Yes, you can garden in winter. It’s called winter sowing. Have you ever heard of winter sowing? I read an article in Northern Gardener Magazine several years ago written by a master gardener, with whom I later became acquainted. After seeing the results of Michelle’s winter sowing, I knew I had to try it. It’s so incredibly easy and a great way to get some beautiful perennials for your flower gardens for super cheap. There are different methods of winter sowing, but I’m going to stick with what I know and what has worked for me.
- Several clean, plastic, gallon-sized jugs or plastic deli containers (that are at least 4 or 5 inches deep)
- Potting soil – I just use a cheap potting soil. You don’t need anything with fertilizer in it.
- Seeds – perennial flower seeds
- Sharpie or permanent marker (I use these paint markers.)
- Plant tags or labels
- Clear packing tape or duct tape (I use this packing tape.)
- A sharp knife or scissors
- Free printable Winter Sowing Chart – this chart helps me keep track of what I’ve sown and the results.
- If you use gallon jugs, cut them around the middle neatly, leaving 5 or 6 inches on the bottom. You’re going to need the tops so don’t discard them.
- Poke some drainage holes in the bottom of your container.
- Fill your containers with 3 – 4 inches of soil. Pack it down to fill in air pockets. Water the soil to get it fairly moist but not soggy. At this point make sure the drainage holes in the bottom of the container are working.
- Plant your seeds according to the directions on the packet. If you don’t have the seed packet to refer to, as a general rule-of-thumb, the smaller the seed the shallower you plant it.
- After your seeds are covered, give them a light sprinkling of water (I use a spray bottle).
- Next you’re going to tape the lid or top of the jug to the bottom. Poke some holes in the top of your taped up container for ventilation. And there you have it – a little green house. As you can see in my pictures, last year I forgot to take the caps off. Oops, I still had great results.
- Write the name of your seeds on the container. Make sure to use a marker that will withstand weather elements.
- Place your container(s) outdoors. I put mine on the deck where I can see then and watch them in the spring.
- Now all that’s left is waiting for nature to do it’s magic.
I just have to share this handy Winter Sowing Chart that I’ve been using
to keep track of what I’ve winter sown. Next year, it will be so helpful
to be able to refer to it and see what worked and what didn’t.
You can get yours from my Free Gardening Printables library.
While you’re there, help yourself to all the other goodies too.
When it starts to warm up, you’ll be able to see your seeds sprouting. At this point you’ll need to make sure your new sprouts are getting enough water and ventilation. Poke a few more holes in the top of you container and/or loosen some of the tape to allow for some air flow. Once it warms up and frost isn’t an issue, completely remove the lids. At some point, I will either divide and transplant the seedlings into bigger individual pots or directly plant them in my garden.
Here are a few of my successes from my winter sowing last winter. None of my plants flowered the first year, but I’m sure I’ll have flowers this summer. I will say they were very healthy looking plants. There’s Foxglove which is a biennial which means it only flowers the second year. If you’re lucky you’ll get some plants from seeds that drop. I would like to get a big patch of foxglove growing and winter sowing is the cheapest way to do it. I also had success with Painted Daisy. The bunnies thoroughly enjoyed this addition to the garden. And there’s, Delphinium, which is always a lovely addition to any flower garden.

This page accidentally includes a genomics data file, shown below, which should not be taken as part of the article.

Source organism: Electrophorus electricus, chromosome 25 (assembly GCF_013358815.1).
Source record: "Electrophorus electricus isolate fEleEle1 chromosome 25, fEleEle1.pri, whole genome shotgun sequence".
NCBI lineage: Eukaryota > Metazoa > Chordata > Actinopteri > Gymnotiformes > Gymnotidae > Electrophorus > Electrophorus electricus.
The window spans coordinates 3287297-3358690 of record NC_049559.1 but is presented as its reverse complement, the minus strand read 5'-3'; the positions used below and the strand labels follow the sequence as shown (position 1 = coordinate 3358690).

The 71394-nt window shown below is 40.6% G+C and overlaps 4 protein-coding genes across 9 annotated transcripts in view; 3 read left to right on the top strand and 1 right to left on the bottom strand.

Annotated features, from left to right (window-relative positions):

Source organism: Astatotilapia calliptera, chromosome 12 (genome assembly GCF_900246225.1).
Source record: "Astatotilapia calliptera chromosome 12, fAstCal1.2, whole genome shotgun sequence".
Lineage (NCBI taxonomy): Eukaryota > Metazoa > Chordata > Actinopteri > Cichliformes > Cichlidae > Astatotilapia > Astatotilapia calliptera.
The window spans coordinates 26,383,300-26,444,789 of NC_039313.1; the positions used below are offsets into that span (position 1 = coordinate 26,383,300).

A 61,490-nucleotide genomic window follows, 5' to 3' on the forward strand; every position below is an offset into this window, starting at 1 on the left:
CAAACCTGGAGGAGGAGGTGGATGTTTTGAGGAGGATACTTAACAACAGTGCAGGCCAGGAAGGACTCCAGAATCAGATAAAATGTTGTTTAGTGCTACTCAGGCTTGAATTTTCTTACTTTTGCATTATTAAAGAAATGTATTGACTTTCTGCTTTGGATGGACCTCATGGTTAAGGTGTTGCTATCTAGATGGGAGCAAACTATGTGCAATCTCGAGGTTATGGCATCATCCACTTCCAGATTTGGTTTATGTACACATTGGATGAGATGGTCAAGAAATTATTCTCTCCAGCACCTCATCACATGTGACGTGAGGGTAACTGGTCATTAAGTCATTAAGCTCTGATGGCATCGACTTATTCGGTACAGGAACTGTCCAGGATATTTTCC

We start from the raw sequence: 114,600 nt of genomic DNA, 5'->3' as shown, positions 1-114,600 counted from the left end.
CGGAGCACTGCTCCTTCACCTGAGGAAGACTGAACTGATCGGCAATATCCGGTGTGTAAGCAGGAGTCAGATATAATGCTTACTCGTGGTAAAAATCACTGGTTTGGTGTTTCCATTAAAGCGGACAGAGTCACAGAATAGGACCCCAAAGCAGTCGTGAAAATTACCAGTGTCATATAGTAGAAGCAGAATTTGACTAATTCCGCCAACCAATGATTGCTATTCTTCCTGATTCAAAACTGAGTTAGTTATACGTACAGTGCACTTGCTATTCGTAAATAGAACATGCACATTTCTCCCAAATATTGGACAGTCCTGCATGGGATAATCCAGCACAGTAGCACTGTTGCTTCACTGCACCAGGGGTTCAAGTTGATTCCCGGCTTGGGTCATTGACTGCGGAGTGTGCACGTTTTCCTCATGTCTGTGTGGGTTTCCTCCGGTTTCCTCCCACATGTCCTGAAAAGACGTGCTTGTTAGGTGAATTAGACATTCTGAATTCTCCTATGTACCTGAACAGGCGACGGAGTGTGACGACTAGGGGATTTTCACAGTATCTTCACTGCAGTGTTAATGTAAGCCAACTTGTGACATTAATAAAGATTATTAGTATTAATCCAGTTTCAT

Depending on the perennials selected, the first year they may not flower, but the next year they will and they’ll just keep getting bigger and better each year. Is there a perennial you’ve wanted to try in your gardens, but didn’t want to shell out the money for it? Well, winter sowing is a great way to get it for practically nothing.
If you would like to learn more about winter sowing, below are some links to additional resources:
Here is the original article that got me thinking about winter sowing that appeared in the Jan/Feb 2009 edition of Northern Gardener magazine. janfeb09itssoweasy
Here is another article written by Michelle that talks about winter sowing vegetables. I haven’t done this yet, but I’m hoping to give it a try this year. 38-41.SowVeg-NG-Jan.Feb_
Here is an article from WinterSown.org. I’m not positive, but I believe this article was written by the person who originally came up with the idea of winter sowing.
Thanks a bunch for stopping by today to learn about winter sowing. Are you going to give it a try? Leave a comment and let me know. And while you’re here, please feel free to have a look around. If you like what you see, subscribe to receive updated posts and I will send you the password to my Free Gardening Printables library.
This post contains affiliate links. If you click on
one of the links and make a purchase,
I may receive a small commission at no additional cost to you. Thanks so much!
Shop Amazon to have your winter sowing supplies delivered right to your door.
Would you like more gardening ideas? Follow me on Pinterest.
I’m sharing at these link parties:
Vintage Charm Party
Thursday Favorite Things
Feathered Nest Friday
Morning Cup of Joe
Silver Pennies Sunday
Sundays at Home
Dishing It and Digging It
Amaze Me Monday
Inspire Me Tuesday
Tuesdays at our Home
Wow Us Wednesdays
To Grandma’s House We Go
Share Your Style
Share Your Cup
Home and Garden Thursday